For some of you spring breakers, the planets have aligned this year: Mardi Gras overlaps with Virginia Tech’s spring break.
Undoubtedly, the allure of drunken throngs on Bourbon Street will entice a handful of Tech students to make the trek to New Orleans. If you are making the trip for the wild parties and parades, don’t miss out on the opportunity to know the city behind the mask.
Somewhere among the green, purple and gold streets, I’ll be there.
You see, for me, it’s my destiny to go. I’m Louisianan — not by birth, but by heritage. My parents grew up, married and plan to be buried in the same swampy town of their fathers. My aunts, uncles and cousins are dotted throughout the state. In my childhood memories, I chase fireflies on a humid summer’s night by the bayou. The thought of my mother’s cooking makes my mouth water for spicy creole gumbo and fried beignets.
But many folks fail to understand this pride. To an outsider, Louisiana may appear to be a backward, poor next-door neighbor. But if you’ve seen “Swamp People” on the History Channel, you might understand the charm of its people. They know how to live a simple life. They embrace the comfort in tradition, and there is no other tradition in Louisiana quite like that of New Orleans.
New Orleans has style because it has attitude. Street performers, zydeco and steamy weather mesh with voodoo magic and creole cooking. History lives in the antebellum plantations, St. Charles streetcar, Natchez steamboat and the St. Louis Cemetery. From the jazz saxophone player outside Café du Monde to the painter in Jackson Square, the city has soul.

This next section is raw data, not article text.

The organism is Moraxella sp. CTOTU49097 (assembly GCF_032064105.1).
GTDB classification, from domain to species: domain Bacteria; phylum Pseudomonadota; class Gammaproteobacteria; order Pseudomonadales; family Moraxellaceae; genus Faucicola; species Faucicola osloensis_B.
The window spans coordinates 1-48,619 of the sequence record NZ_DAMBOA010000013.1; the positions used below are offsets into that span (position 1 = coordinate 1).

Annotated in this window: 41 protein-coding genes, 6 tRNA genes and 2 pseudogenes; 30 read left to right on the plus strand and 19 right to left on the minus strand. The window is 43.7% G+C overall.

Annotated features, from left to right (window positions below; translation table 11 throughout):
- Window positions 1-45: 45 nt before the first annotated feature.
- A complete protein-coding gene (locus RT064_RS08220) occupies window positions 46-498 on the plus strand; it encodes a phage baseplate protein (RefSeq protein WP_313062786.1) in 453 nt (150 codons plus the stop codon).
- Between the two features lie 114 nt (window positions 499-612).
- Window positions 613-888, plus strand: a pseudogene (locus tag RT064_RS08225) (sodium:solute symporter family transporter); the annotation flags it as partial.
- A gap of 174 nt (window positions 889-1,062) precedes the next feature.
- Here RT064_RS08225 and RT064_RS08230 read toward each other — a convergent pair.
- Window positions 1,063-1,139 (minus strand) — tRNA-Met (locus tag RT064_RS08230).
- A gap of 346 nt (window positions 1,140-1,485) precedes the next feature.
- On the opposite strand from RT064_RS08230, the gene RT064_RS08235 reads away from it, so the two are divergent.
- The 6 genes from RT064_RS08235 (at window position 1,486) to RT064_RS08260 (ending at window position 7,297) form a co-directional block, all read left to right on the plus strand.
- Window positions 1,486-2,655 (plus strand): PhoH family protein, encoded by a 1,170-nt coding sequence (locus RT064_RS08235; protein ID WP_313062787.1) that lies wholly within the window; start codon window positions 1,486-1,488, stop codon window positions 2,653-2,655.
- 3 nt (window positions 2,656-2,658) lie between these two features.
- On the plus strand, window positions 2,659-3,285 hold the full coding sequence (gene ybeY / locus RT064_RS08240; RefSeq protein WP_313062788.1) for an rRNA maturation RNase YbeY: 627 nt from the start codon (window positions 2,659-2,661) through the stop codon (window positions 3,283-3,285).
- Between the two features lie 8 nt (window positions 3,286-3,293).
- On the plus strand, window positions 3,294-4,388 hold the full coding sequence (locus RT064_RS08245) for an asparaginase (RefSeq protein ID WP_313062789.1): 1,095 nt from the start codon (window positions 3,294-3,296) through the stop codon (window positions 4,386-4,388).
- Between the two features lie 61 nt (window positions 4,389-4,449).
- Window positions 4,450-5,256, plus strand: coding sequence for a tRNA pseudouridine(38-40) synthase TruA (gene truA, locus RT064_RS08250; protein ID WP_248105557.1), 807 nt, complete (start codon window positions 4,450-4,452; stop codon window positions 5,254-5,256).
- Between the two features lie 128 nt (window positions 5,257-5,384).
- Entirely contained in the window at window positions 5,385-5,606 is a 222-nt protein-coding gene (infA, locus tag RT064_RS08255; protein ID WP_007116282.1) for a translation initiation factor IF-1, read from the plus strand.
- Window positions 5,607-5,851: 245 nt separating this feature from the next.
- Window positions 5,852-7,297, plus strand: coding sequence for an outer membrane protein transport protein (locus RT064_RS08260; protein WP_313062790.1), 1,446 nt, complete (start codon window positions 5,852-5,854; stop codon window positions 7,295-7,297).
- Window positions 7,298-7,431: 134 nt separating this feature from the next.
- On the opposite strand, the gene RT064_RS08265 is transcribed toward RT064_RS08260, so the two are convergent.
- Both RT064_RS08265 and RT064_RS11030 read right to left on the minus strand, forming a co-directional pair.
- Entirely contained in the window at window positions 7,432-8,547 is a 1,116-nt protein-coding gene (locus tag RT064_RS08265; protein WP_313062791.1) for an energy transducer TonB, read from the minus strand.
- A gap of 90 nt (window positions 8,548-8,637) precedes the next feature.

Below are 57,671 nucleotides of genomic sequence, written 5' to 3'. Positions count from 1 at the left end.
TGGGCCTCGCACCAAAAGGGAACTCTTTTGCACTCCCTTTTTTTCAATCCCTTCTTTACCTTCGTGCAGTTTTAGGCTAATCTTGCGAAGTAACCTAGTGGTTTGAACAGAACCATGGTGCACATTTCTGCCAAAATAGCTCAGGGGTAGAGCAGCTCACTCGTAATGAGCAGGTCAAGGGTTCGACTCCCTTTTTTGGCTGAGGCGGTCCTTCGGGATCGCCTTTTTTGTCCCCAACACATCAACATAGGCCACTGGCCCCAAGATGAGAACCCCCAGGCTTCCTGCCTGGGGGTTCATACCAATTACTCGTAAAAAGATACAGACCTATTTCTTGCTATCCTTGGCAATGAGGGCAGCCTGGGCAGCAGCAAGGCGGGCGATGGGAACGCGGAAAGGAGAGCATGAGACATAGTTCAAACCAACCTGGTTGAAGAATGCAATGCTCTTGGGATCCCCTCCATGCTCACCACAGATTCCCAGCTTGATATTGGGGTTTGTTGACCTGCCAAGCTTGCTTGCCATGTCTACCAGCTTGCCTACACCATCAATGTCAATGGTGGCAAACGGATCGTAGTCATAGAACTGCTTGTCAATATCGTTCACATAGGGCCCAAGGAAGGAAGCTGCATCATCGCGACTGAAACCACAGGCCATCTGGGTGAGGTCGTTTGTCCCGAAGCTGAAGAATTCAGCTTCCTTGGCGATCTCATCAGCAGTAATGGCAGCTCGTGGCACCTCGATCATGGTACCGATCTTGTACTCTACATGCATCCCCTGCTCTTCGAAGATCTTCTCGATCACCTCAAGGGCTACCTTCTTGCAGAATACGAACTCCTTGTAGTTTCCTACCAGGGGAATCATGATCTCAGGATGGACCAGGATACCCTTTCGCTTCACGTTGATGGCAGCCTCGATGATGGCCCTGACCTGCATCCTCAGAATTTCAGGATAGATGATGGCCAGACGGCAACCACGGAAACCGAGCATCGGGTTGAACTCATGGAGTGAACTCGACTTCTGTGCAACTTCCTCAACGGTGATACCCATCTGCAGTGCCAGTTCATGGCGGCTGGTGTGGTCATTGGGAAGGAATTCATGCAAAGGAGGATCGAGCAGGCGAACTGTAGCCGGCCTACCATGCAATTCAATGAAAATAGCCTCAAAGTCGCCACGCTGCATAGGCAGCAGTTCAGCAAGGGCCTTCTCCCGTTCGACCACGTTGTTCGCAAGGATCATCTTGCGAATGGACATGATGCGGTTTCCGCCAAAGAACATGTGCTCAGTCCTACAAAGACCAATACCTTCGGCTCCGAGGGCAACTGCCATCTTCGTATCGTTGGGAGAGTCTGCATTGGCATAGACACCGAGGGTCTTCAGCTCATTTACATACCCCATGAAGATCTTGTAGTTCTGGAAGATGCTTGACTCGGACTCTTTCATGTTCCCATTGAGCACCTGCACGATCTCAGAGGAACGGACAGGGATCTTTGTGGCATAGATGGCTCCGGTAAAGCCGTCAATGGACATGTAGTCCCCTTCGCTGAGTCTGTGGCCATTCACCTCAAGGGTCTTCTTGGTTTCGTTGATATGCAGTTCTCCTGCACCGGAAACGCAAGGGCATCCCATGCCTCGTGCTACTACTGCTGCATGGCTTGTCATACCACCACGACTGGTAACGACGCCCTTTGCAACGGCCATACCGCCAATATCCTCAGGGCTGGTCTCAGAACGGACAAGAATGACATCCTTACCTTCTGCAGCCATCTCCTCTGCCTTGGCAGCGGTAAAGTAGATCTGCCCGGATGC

When you aren’t throwing back “hand grenades,” you should wander on down to Jackson Square in front of St. Louis Cathedral to check out Old Hickory’s statue. In 1814, then-Col. Andrew Jackson “fought the bloody British in a town called New Orleans,” as an old Johnny Horton song goes. Oh, and the big cathedral is nice, too, if you like churches.
Another day — or night if you dare — you might try taking a historic cemetery tour. New Orleans’ ghostly past is sure to not disappoint. If you have more time, or even a car, go on a plantation or swamp tour for a better look at the South.